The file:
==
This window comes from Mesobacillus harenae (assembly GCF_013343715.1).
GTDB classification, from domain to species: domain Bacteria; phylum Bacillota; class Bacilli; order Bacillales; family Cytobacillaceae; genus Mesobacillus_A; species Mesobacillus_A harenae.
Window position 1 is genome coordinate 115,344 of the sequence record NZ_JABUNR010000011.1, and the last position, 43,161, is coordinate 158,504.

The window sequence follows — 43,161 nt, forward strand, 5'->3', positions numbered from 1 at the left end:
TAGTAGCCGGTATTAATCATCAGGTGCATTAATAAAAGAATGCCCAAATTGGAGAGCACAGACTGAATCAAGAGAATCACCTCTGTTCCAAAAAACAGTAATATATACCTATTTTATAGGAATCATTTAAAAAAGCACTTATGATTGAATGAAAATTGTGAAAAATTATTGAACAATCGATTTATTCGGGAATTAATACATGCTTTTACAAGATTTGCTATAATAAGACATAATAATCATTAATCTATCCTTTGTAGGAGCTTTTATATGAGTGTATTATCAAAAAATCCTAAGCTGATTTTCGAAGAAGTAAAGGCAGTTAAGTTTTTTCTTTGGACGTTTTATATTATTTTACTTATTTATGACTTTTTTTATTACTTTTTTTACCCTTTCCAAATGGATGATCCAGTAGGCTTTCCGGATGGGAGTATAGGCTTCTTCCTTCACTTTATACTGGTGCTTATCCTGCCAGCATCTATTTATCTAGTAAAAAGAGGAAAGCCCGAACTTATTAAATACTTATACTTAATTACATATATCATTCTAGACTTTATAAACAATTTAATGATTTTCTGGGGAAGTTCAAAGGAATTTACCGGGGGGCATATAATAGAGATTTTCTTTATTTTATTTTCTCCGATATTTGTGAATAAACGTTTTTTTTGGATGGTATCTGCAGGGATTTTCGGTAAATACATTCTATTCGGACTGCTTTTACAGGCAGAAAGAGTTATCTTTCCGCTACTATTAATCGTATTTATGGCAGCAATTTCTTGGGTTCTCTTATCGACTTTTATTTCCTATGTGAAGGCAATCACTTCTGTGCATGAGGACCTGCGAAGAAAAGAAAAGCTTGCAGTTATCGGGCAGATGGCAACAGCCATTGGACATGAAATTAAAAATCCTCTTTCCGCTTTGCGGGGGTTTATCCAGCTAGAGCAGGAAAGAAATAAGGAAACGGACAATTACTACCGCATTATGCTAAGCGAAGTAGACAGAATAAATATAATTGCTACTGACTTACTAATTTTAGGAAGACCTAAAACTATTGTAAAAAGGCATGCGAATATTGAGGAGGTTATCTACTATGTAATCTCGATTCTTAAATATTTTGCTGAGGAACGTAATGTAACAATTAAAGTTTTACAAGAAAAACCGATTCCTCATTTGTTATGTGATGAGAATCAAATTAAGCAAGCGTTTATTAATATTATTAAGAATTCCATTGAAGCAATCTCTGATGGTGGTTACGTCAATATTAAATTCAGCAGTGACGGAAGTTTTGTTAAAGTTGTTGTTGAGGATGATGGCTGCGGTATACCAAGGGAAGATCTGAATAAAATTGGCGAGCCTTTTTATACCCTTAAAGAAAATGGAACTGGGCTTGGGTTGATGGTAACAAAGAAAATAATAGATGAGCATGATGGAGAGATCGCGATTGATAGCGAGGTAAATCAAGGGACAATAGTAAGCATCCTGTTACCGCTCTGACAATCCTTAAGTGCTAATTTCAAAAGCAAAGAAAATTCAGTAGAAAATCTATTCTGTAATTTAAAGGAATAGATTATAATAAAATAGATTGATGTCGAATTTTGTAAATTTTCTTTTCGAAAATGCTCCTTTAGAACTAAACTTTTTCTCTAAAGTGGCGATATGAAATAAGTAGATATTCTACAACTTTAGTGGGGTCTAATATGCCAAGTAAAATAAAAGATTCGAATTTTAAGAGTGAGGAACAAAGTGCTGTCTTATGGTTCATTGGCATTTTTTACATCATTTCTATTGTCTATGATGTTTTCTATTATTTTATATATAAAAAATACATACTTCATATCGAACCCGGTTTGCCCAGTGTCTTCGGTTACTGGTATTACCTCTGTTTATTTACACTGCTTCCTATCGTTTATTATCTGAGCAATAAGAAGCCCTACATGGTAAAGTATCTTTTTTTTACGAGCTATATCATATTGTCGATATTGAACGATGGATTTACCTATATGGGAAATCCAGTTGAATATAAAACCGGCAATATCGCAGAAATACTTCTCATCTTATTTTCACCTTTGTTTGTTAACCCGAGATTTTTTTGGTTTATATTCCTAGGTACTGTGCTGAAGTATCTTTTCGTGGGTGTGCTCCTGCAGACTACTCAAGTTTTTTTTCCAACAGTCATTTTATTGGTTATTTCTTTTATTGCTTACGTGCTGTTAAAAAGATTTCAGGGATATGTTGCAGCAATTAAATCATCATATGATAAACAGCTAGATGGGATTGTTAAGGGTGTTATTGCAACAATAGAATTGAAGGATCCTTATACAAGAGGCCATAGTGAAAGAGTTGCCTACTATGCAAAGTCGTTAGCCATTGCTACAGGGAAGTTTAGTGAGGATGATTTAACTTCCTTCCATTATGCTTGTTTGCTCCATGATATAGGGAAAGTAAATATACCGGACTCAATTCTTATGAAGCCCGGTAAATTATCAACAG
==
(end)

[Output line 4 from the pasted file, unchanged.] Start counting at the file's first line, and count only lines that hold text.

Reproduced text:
The window sequence follows — 43,161 nt, forward strand, 5'->3', positions numbered from 1 at the left end: